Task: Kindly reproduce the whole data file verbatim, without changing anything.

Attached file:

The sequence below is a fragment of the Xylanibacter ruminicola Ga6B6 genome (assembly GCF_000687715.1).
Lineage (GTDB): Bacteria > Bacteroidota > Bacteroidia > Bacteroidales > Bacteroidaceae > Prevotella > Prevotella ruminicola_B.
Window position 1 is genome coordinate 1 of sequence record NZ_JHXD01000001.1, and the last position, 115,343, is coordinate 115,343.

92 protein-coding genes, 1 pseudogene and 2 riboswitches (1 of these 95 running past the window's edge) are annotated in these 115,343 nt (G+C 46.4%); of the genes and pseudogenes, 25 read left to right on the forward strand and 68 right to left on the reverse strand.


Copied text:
The sequence below is a fragment of the Xylanibacter ruminicola Ga6B6 genome (assembly GCF_000687715.1).
Lineage (GTDB): Bacteria > Bacteroidota > Bacteroidia > Bacteroidales > Bacteroidaceae > Prevotella > Prevotella ruminicola_B.
Window position 1 is genome coordinate 1 of sequence record NZ_JHXD01000001.1, and the last position, 115,343, is coordinate 115,343.

92 protein-coding genes, 1 pseudogene and 2 riboswitches (1 of these 95 running past the window's edge) are annotated in these 115,343 nt (G+C 46.4%); of the genes and pseudogenes, 25 read left to right on the forward strand and 68 right to left on the reverse strand.